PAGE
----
The first thing I did was take the white metal fiddle plates and shaped them to fit the bow. These required significant thinning before adding to the bow. The plan called for using 9 strips walnut to create the piece that connected the fiddlehead plates to the bow. I did not like this arrangement. The instructions were also very sparse on the shape of these pieces/ Instead I took a small piece of pine and shaped two pieces that would fit the bow leaving just enough room to add walnut planking on the three exposed sides. This also allowed me to extend the top and bottom plates in a similar method as the other scrollwork.

 

The method worked pretty well. I was able to glue the beams to the hull using CA glue and using the bending iron to set up the glue quickly. This also allowed me to add more or less curves as I glued them to the bow. This was critical to make sure the two sides mirrored each other when viewed from the bow.

 

 

Hull

 

The kit only included the strakes outside the hull just below the waist and below the gun ports the full length. I added the strakes above the gunports as well based upon other models as well as a review of the available plans.

 

I liked the look when they were added. Since I was painting the hull, I also could use basswood (I acquired from the local RC Model shop) to make the strakes rather than matching the walnut.

 

On the interior, I added the strakes but choose not to follow the plan and add the 4 fittings, the belying pin racks and the line blocks on the forward bulkhead since they were to be stained. I also added the molding strip where the sides met the deck.

 

Cathead

 

Placement of the forward cathead was very sketchy in the plans. I used tracing paper to sketch the angle of the cathead rom the centerline. Then I estimated the angle needed for the cathead to end up 2mm above the spar deck where it penetrated the deck. There was a shaped piece that was added under each of the catheads the mount it to the deck. The key was it needed to enter just above the coming. I used an adjustable square to catch the angle from the tracing paper. Then place the square along the centerline of the deck and marked the place it crossed the handrail. Once both sides were marked and triple checked, I used a square to mark the side hull from this mark. Then I scribed a line where the cathead needed to be when it penetrated the inner bulkhead. I used the plans to guesstimate the slope and the difference (higher) the cathead would be when it exited the hull. This was the second line I scribed above the first line. This was the bottom of the cathead. Since the cathead is a 4x4mm, the actual entry point was 2mm above the second line.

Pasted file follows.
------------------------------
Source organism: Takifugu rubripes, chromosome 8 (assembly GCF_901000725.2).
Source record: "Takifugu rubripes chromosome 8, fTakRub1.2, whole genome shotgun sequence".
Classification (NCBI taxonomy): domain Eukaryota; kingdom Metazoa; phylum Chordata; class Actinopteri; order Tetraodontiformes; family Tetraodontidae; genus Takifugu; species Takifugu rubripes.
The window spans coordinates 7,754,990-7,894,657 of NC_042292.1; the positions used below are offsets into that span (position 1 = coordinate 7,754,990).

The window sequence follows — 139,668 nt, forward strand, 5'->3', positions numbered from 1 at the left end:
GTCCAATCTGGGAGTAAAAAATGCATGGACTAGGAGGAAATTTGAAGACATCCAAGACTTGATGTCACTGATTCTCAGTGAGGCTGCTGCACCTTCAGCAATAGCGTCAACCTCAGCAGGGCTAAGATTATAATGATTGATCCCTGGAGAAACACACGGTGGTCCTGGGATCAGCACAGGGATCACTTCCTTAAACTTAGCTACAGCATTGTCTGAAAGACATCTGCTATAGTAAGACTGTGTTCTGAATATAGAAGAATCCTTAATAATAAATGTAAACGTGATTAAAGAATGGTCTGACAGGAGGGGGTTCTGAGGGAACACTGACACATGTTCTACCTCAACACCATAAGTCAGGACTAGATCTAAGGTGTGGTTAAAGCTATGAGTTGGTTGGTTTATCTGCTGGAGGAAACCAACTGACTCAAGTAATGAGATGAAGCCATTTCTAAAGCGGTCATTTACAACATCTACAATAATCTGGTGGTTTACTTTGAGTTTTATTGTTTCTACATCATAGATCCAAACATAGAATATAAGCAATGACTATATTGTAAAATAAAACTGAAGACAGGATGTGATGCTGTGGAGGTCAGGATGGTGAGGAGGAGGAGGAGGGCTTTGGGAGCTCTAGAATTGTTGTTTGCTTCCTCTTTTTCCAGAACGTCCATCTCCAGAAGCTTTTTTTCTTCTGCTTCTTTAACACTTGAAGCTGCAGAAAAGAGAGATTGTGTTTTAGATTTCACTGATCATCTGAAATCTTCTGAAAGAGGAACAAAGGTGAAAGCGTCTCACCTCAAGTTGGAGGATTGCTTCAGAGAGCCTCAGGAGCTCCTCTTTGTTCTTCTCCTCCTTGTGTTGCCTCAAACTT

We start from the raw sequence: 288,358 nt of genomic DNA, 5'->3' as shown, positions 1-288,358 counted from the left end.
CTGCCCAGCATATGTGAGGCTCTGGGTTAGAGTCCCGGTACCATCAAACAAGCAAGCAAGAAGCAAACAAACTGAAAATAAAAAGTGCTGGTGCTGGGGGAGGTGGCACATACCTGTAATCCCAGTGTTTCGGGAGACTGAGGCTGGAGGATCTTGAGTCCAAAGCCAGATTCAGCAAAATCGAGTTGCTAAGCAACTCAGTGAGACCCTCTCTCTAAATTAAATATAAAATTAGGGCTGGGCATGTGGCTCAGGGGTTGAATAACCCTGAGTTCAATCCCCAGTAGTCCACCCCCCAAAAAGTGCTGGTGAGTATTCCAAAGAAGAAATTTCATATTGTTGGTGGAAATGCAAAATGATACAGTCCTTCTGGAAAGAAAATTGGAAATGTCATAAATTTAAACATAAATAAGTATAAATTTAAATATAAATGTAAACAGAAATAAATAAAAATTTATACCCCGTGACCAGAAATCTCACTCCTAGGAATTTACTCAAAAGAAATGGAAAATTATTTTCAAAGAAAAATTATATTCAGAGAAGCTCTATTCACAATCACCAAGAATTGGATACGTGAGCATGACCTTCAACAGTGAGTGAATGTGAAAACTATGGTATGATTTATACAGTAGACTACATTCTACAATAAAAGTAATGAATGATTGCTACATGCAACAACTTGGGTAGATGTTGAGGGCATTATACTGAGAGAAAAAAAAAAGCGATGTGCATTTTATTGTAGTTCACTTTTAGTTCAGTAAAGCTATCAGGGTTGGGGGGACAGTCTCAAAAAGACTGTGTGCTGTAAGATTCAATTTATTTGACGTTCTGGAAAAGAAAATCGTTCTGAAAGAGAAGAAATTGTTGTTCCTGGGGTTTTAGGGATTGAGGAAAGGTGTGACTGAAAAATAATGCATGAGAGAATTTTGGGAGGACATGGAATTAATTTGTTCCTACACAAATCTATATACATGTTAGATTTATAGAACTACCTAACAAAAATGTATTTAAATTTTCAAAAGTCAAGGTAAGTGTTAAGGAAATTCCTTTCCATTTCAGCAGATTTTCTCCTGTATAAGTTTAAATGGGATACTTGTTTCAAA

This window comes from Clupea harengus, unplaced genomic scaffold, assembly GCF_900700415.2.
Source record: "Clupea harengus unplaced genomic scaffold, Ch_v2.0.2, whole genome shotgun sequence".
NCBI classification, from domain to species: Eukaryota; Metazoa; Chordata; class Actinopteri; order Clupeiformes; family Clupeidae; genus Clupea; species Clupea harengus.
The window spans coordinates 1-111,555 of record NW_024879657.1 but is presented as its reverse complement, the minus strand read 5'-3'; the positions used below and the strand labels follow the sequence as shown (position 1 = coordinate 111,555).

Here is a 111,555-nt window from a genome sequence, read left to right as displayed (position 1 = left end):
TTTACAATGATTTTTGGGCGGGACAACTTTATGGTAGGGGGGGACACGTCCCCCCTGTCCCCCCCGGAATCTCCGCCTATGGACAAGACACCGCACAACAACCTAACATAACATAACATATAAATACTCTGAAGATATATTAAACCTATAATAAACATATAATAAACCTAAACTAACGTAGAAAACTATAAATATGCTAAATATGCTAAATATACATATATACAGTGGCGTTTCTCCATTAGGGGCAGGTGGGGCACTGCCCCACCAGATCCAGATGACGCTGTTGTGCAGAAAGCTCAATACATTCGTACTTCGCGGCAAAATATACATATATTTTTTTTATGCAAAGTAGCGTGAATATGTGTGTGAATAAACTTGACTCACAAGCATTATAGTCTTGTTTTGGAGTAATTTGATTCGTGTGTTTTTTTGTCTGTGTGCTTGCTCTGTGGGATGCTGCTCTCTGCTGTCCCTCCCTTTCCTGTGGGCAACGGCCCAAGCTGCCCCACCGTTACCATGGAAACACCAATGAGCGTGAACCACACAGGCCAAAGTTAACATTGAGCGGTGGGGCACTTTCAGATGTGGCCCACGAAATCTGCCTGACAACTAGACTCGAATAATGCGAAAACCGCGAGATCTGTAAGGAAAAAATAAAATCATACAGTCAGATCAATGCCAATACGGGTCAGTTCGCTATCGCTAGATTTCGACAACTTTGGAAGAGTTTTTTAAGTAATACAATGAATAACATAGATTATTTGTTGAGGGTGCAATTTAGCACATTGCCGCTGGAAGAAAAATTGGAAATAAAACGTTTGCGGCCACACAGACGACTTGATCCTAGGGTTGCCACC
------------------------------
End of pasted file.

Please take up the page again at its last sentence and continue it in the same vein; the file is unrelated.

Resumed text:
I took a very small drill and chucked it into the power drill. I know that the advice I had received was to not use a power tool, but I am very comfortable with the drill and using it allowed me to easily adjust the holes once they were drilled. Used the two marks as my guide and slowly more the hole through the hull on both sides. I added a small drop of CA to both holes to keep the walnut from splintering. The cathead came through the forward bulkhead and it was very thin. Once the glue was dry, I gradually increased the size of the holes until I could stick toothpicks into both. This allowed me to adjust each to mirror each other as well as being the correct angles.

 

Once I was satisfied with the placement, I continued to increase the drill diameter until the holes were slightly smaller than the 4mm required. Then I took a brand new Xacto blade (the thin pointed one) and used it to carve both the entry and exit holes square and fitted the catheads through the hull.

 

Lastly, I carved the small blocks that were the base of the cathead on the deck.

 

I performed a final review of one cathead then glued it in place with CA. Then I did a final adjustment of the second cathead to mirror the first one. The goal was to get both very close, then exactly match the placement of the second to the first. This would keep any errors from being readily apparent when viewed.

 

The photos below show the final position of the catheads. The bottom one showing the mounts where the catheads mount on the spar deck.